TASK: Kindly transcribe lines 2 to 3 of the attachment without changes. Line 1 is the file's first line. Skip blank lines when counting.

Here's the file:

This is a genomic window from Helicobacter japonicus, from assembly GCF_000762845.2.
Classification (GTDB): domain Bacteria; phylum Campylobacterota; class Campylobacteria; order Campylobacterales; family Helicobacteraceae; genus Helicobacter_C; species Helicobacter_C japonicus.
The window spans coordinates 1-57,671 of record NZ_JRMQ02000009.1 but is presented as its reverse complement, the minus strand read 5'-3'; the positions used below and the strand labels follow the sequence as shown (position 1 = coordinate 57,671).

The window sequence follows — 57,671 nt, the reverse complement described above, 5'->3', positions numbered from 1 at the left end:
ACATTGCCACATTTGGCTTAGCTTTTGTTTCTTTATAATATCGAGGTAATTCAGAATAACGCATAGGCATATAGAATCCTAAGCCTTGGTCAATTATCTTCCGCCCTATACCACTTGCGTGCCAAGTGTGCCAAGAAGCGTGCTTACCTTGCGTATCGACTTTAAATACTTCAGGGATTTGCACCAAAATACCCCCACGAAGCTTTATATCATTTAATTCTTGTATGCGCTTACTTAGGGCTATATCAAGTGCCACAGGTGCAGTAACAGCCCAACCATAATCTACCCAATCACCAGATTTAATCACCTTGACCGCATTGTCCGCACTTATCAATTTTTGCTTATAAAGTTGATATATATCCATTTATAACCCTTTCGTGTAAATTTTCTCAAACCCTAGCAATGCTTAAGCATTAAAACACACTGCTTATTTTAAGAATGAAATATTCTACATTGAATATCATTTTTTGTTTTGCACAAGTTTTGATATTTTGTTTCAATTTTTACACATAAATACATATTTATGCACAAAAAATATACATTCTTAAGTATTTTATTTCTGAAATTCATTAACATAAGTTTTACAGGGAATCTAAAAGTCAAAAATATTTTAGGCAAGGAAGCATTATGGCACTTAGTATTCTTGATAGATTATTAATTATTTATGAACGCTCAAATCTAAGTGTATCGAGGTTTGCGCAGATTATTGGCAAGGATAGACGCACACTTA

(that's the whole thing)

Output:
Classification (GTDB): domain Bacteria; phylum Campylobacterota; class Campylobacteria; order Campylobacterales; family Helicobacteraceae; genus Helicobacter_C; species Helicobacter_C japonicus.
The window spans coordinates 1-57,671 of record NZ_JRMQ02000009.1 but is presented as its reverse complement, the minus strand read 5'-3'; the positions used below and the strand labels follow the sequence as shown (position 1 = coordinate 57,671).